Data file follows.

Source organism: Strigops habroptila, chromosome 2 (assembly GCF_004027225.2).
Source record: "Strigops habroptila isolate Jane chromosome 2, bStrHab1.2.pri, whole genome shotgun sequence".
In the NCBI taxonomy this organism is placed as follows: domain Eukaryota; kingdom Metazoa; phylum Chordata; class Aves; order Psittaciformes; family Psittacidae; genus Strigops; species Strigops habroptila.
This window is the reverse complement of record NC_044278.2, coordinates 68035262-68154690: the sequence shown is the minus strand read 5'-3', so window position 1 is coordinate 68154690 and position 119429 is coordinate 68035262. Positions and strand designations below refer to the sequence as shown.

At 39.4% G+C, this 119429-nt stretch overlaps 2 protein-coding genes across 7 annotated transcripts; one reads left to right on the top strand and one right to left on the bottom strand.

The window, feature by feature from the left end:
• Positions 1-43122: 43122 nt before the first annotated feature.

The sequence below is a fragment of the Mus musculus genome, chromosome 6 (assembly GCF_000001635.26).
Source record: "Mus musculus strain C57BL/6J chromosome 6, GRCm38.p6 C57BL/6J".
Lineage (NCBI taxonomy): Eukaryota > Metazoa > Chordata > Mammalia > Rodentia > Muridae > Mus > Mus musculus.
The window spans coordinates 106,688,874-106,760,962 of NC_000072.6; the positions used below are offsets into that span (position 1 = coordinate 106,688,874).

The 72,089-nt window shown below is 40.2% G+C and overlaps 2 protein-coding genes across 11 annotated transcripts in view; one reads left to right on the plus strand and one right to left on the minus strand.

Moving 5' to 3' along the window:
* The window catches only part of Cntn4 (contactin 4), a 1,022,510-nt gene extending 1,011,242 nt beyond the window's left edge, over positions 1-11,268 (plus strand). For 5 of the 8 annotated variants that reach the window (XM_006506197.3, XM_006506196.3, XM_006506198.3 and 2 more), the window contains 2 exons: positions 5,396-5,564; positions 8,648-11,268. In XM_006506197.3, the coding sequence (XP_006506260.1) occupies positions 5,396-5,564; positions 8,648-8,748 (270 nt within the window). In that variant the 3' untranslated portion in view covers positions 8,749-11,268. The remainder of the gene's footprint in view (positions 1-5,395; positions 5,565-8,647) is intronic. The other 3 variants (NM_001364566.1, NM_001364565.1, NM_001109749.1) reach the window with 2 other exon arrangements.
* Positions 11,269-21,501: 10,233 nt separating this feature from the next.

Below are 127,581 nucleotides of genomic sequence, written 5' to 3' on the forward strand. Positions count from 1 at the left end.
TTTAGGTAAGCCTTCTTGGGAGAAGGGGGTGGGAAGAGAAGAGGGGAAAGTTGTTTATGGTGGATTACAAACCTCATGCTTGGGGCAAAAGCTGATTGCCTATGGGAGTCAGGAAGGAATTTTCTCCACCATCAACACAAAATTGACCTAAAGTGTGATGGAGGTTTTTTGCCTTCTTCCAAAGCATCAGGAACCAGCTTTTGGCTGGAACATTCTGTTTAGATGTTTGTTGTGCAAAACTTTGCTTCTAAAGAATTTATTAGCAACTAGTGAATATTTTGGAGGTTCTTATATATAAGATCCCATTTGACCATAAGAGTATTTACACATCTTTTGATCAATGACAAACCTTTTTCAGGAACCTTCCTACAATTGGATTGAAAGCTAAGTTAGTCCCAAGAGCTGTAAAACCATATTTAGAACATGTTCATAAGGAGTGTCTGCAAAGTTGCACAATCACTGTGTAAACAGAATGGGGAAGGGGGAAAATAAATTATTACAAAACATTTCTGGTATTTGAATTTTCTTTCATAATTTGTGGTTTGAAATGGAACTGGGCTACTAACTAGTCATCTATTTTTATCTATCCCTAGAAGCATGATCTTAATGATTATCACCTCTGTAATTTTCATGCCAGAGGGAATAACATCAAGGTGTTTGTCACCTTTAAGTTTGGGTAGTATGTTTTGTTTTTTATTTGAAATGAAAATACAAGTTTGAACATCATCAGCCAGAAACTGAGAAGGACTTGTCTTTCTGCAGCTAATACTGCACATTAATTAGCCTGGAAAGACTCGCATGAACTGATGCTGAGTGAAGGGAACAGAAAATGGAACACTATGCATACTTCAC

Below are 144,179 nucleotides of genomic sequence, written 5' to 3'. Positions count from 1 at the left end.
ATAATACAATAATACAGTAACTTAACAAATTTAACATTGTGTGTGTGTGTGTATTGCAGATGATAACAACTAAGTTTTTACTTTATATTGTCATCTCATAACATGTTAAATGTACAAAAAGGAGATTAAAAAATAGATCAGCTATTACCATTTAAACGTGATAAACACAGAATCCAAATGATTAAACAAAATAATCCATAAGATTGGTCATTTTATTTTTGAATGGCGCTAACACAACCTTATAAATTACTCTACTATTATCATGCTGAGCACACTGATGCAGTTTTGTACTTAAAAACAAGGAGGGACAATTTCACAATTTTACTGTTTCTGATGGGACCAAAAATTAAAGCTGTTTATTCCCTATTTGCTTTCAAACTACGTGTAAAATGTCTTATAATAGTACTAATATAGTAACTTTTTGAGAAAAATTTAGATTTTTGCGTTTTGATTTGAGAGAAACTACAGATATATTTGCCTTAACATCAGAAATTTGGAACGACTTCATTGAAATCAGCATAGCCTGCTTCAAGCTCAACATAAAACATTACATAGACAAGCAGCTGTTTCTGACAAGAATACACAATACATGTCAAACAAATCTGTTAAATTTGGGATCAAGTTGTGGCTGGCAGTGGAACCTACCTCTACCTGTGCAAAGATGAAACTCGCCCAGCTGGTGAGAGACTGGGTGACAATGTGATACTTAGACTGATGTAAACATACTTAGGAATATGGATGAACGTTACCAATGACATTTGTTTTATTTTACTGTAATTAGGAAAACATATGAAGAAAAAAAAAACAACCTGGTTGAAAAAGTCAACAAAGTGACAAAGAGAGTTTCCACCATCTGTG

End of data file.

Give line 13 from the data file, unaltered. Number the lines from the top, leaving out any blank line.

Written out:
Moving 5' to 3' along the window: